Transportation For America, a largely progressive coalition of urban, environmental and business organizations, today said that some of the benefits it sees in the Senate bill include the fact that it:

  • For the first time, establishes national policy goals and performance measures for the federal surface transportation program, such as addressing congestion, improving access to multiple travel options, supporting domestic manufacturing and reducing impacts on the environment and adjacent communities;
  • Consolidates programs and streamlines project delivery, while maintaining existing funding levels;
  • Holds states accountable for the safe upkeep of our roads and bridges;
  • Maintains local control over a share of funds and ensures access funding for safer walking and bicycling;
  • Includes emergency provisions to allow transit agencies to avoid service cuts and fare hikes;
  • Extends the commuter benefit for transit users, commensurate with parking benefits for drivers;
  • Helps communities make plans to meet the growing demand for walkable neighborhoods with access to jobs, services and public transportation;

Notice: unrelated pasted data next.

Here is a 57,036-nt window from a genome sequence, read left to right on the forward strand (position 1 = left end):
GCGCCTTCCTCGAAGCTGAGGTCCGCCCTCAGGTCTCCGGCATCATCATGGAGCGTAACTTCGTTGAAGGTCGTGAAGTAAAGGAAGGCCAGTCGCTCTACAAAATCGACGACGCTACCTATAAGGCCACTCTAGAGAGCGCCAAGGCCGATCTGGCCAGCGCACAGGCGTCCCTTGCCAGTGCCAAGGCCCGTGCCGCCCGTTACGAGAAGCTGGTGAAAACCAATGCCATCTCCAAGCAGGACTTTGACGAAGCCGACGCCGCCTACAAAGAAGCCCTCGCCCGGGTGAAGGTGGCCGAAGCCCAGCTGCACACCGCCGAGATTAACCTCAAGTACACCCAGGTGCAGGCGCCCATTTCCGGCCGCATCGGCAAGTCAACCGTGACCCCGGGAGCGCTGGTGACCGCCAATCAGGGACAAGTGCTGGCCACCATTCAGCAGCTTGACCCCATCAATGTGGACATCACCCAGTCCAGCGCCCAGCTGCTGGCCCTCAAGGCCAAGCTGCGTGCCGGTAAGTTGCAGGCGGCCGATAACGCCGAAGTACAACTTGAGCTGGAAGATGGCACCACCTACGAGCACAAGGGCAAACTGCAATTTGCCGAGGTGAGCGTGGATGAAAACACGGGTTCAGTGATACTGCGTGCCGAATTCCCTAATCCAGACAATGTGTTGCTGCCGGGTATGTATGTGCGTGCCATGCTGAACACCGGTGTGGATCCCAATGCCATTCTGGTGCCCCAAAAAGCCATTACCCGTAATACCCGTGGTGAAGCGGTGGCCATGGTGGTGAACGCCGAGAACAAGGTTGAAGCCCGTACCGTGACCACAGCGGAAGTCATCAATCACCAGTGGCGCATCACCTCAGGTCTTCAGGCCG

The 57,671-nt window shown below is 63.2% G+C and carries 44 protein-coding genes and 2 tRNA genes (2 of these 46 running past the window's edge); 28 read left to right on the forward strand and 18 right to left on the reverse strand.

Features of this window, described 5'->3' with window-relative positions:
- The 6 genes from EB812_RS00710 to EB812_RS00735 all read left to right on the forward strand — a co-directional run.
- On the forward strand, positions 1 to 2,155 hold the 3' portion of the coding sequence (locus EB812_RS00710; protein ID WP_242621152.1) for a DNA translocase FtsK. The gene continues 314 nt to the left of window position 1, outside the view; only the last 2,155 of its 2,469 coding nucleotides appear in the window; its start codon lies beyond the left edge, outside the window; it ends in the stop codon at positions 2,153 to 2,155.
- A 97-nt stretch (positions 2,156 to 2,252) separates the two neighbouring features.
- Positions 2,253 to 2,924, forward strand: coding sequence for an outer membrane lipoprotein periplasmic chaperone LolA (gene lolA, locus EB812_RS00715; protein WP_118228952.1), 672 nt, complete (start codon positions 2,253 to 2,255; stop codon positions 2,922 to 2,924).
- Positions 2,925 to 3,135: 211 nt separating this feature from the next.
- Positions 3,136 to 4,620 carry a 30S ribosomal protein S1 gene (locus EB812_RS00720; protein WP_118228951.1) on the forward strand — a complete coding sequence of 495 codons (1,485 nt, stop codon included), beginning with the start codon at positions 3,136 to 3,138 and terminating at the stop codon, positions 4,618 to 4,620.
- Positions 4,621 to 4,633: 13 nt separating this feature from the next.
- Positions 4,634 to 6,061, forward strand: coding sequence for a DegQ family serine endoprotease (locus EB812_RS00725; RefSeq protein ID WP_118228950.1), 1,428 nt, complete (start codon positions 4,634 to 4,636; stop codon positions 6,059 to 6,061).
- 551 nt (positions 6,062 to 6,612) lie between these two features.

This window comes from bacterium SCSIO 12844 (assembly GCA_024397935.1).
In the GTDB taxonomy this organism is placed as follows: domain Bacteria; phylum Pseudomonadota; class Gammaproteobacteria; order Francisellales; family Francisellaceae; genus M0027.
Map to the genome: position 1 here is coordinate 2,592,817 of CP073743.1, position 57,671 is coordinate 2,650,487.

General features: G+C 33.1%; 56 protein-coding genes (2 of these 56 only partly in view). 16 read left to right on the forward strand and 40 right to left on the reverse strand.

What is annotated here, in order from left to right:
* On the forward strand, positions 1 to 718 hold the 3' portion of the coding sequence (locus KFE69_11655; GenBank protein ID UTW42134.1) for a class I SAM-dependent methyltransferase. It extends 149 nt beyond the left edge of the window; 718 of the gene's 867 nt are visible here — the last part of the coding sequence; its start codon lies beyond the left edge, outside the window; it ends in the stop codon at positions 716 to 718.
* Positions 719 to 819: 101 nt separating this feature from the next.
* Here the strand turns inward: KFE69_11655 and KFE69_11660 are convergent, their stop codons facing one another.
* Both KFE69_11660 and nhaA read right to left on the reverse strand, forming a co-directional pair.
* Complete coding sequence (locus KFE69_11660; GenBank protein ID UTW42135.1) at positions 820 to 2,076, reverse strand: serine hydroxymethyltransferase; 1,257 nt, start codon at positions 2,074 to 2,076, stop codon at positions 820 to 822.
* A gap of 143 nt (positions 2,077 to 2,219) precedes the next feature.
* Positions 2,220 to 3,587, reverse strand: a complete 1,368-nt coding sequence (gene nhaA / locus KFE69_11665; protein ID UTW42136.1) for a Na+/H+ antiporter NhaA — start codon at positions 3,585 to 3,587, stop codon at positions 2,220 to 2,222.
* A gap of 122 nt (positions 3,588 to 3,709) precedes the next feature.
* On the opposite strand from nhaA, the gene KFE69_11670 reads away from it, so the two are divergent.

• Ensures that federal funds streets that are safe and complete for everyone who uses them, whether motorists, pedestrians, bicyclists, wheelchair users or transit riders.

Senate Majority Leader Harry Reid said that today’s vote “is a wonderful opportunity for the Senate and a great accomplishment for our country,” adding that “one of the most progressive members of the Senate and one of the most conservative members of the Senate got together and they wanted to do a bill that was good for the American people.”

In fact, it is a further testament to the dysfunction that conservatives have wreaked in Congress that this less-than-half-a-tank of transportation legislation is that passes for “great accomplishment” in the Senate. At a time when we have both an infrastructure emergency and an unemployment emergency, the obvious imperative is to spend big today on projects that would put people back to work, building the network that would enable a growing economy to move people and goods more effectively and efficiently.

The Senate bill on balance is better than the wreck that would have been precipitated by the conservative extremists in the House. (For this reason, our sister site, TheMiddleClass.org, gives the bill a thumbs up.) But the fact that this bill does not rise to what the nation actually needs is a conservative failure, and for their obstruction conservatives should have to answer to the people who will remain stuck in traffic jams or dependent on inadequate public transportation because conservatives stand in the way of the investment we need.